My colleague from the University of Canberra, Louise Curham, and myself are convening a session on reenactment at the conference of the Art Association of Australia and New Zealand, ‘The Work of Art’, to be held in Canberra 1-3 December. Check out the call for papers. Proposals are due to Louise by 26 August. Here is our session abstract:
In the footsteps of others
Louise Curham (University of Canberra) and Martyn Jolly (Australian National University)
This session follows on from the 2015 AAANZ panel on re-enactment and repetition as generative strategies used by contemporary artists. Extending those ideas, this panel explores the broader idea of ‘walking in the footsteps of others’ as an empathic, affective experience. Reenactment has surrounded us in contemporary art and museum practice. At AAANZ 2015, a panel convened by Lucas Ihlein and Louise Curham discussed “Re-enactment / Repetition / Reiteration / Re-performance as embodied research”. Developing from the lively discussion that that panel engendered, we ask again, why re-enact? We know the work re-enactment can do for traditional idea of preservation (Santone, 2008). We know the problems of trying to touch an authentic past, the queasiness of the syncopation of the time of the earlier work and the time of our work (Schneider, 2011). So why do it again? Perhaps it’s different if we ask why walk in the footsteps of others? This session invites reflections on the empathic, affective experience of 2 doing something that’s been done before, a strategy that contemporary curators, historians and artists continue to deploy, as performance studies scholar Rebecca Schneider puts it, we to try to get at a past that is not present and yet, through re-enactment, not not present. Through this lens of we can also again pick over the problems of the authentic original, the work re-enactment can do for preservation, along with what happens when we try to re-stage, re-enact and repeat from within the institution. Contributions are invited for this panel involving (but not limited to): • Walking in the footsteps of others – we think of re-enactment as putting us in a specific material relation to experiences from the past. What happens if this is reframed as an attempt to absorb something of the forces of the past, their affect? • How does re-enactment relate to reproduction? In reproduction the material end-result of the work of art is remanufactured. However in reenactment the process of art work itself is reconstructed. The reenactor becomes a reworker. • The experience of curation, the work of art history and making artworks as re-enactment • The impact of the experience of re-enactment. What might it do to audiences, be they readers, gallery visitors, peers? Why re-enact? • Discussion of ‘contact’ with work from the past – learnings about the original and its preservation and how we do the work of ‘archiving’ • Exploration of specific Australian contributions to this field. We also invite non-traditional and performative presentations which physically enact or re-enact as their creative / scholarly contributions to this panel (pending technical feasibility and approval of the AAANZ conference convenors).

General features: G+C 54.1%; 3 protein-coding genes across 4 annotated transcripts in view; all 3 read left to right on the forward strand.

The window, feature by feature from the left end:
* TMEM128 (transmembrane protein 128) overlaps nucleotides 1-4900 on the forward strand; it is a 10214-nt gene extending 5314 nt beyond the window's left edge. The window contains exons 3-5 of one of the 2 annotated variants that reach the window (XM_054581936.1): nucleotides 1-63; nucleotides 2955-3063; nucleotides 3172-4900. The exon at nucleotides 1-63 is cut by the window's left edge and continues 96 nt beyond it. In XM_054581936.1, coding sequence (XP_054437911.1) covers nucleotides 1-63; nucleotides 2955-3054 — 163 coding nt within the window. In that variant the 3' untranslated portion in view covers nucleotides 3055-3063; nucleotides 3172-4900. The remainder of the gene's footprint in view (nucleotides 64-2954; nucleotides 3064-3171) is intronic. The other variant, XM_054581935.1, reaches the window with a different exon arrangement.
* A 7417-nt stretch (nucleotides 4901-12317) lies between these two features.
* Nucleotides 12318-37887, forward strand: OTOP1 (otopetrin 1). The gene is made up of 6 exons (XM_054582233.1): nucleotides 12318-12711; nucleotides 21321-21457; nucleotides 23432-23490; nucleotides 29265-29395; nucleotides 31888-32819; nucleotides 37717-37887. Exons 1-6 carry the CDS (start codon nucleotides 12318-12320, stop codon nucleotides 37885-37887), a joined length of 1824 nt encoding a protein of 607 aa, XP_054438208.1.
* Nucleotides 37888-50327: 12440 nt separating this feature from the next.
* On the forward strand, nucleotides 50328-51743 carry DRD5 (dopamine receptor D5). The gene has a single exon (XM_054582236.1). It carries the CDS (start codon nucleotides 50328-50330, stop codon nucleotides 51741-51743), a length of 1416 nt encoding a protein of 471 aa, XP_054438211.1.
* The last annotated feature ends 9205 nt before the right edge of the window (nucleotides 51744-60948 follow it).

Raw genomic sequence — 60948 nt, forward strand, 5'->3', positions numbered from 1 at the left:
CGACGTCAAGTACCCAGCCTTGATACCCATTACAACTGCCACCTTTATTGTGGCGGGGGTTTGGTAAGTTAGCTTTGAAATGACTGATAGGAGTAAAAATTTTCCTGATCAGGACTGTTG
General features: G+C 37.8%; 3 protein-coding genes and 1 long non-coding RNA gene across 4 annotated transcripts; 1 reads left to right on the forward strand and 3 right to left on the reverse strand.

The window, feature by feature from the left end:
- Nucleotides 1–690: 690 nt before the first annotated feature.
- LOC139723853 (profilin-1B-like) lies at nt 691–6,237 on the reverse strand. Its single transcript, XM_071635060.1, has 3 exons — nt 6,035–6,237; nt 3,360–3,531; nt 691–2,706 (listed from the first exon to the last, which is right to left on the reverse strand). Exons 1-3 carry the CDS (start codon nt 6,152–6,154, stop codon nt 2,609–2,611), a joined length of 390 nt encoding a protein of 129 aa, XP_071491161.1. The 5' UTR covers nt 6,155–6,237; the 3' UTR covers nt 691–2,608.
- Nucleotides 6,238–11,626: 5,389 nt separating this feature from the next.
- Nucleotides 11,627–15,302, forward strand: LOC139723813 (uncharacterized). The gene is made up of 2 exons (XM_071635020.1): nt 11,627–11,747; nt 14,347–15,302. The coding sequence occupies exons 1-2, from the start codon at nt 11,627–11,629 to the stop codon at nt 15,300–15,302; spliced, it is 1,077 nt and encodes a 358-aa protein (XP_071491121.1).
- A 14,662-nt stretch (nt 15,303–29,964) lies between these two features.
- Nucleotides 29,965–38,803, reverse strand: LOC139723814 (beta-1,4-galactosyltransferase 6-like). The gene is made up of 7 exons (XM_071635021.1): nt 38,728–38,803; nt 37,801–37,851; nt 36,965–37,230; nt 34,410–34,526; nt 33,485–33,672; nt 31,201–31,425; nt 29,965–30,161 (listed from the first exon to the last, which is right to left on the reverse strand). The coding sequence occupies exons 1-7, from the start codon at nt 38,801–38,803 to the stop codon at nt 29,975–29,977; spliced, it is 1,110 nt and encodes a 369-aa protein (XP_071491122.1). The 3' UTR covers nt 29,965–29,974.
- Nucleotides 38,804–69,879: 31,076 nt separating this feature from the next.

Boy, I am so dumb and so out of it now. I have utterly no idea what you’re talking about! Of course, I was never very good at art-critical theory, but I really can’t figure out this one at all! 🙂